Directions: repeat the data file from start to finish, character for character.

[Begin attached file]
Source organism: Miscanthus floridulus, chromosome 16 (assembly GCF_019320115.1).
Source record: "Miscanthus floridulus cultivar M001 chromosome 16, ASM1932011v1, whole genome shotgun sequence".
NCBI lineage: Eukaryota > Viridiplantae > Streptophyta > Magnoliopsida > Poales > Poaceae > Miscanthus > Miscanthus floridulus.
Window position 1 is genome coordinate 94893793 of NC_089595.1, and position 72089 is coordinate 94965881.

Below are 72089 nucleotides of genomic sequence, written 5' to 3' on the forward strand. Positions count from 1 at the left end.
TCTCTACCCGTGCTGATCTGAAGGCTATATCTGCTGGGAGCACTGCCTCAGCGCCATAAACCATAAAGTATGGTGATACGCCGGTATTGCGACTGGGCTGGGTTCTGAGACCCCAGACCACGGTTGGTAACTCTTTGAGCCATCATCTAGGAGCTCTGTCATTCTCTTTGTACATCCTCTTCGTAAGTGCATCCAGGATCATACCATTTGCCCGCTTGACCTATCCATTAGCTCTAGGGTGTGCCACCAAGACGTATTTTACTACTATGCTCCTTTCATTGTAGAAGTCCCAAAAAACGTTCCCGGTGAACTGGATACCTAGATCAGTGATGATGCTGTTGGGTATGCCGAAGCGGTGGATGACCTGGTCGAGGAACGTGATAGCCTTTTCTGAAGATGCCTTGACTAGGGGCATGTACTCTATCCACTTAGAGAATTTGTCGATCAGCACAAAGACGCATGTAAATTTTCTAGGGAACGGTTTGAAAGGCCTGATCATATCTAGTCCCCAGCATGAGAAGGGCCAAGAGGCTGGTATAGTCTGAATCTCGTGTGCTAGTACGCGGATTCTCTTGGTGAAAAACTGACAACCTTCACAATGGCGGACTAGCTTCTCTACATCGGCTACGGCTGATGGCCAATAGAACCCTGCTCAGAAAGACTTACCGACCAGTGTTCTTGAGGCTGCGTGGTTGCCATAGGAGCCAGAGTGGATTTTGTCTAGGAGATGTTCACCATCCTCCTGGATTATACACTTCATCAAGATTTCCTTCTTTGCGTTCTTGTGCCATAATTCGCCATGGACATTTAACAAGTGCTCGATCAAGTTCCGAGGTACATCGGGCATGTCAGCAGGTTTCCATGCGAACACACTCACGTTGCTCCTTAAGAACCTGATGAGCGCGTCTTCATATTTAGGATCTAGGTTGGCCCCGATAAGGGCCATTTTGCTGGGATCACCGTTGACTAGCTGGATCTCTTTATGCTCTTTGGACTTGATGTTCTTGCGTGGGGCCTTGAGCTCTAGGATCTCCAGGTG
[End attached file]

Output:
Source organism: Miscanthus floridulus, chromosome 16 (assembly GCF_019320115.1).
Source record: "Miscanthus floridulus cultivar M001 chromosome 16, ASM1932011v1, whole genome shotgun sequence".
NCBI lineage: Eukaryota > Viridiplantae > Streptophyta > Magnoliopsida > Poales > Poaceae > Miscanthus > Miscanthus floridulus.
Window position 1 is genome coordinate 94893793 of NC_089595.1, and position 72089 is coordinate 94965881.

Below are 72089 nucleotides of genomic sequence, written 5' to 3' on the forward strand. Positions count from 1 at the left end.
TCTCTACCCGTGCTGATCTGAAGGCTATATCTGCTGGGAGCACTGCCTCAGCGCCATAAACCATAAAGTATGGTGATACGCCGGTATTGCGACTGGGCTGGGTTCTGAGACCCCAGACCACGGTTGGTAACTCTTTGAGCCATCATCTAGGAGCTCTGTCATTCTCTTTGTACATCCTCTTCGTAAGTGCATCCAGGATCATACCATTTGCCCGCTTGACCTATCCATTAGCTCTAGGGTGTGCCACCAAGACGTATTTTACTACTATGCTCCTTTCATTGTAGAAGTCCCAAAAAACGTTCCCGGTGAACTGGATACCTAGATCAGTGATGATGCTGTTGGGTATGCCGAAGCGGTGGATGACCTGGTCGAGGAACGTGATAGCCTTTTCTGAAGATGCCTTGACTAGGGGCATGTACTCTATCCACTTAGAGAATTTGTCGATCAGCACAAAGACGCATGTAAATTTTCTAGGGAACGGTTTGAAAGGCCTGATCATATCTAGTCCCCAGCATGAGAAGGGCCAAGAGGCTGGTATAGTCTGAATCTCGTGTGCTAGTACGCGGATTCTCTTGGTGAAAAACTGACAACCTTCACAATGGCGGACTAGCTTCTCTACATCGGCTACGGCTGATGGCCAATAGAACCCTGCTCAGAAAGACTTACCGACCAGTGTTCTTGAGGCTGCGTGGTTGCCATAGGAGCCAGAGTGGATTTTGTCTAGGAGATGTTCACCATCCTCCTGGATTATACACTTCATCAAGATTTCCTTCTTTGCGTTCTTGTGCCATAATTCGCCATGGACATTTAACAAGTGCTCGATCAAGTTCCGAGGTACATCGGGCATGTCAGCAGGTTTCCATGCGAACACACTCACGTTGCTCCTTAAGAACCTGATGAGCGCGTCTTCATATTTAGGATCTAGGTTGGCCCCGATAAGGGCCATTTTGCTGGGATCACCGTTGACTAGCTGGATCTCTTTATGCTCTTTGGACTTGATGTTCTTGCGTGGGGCCTTGAGCTCTAGGATCTCCAGGTG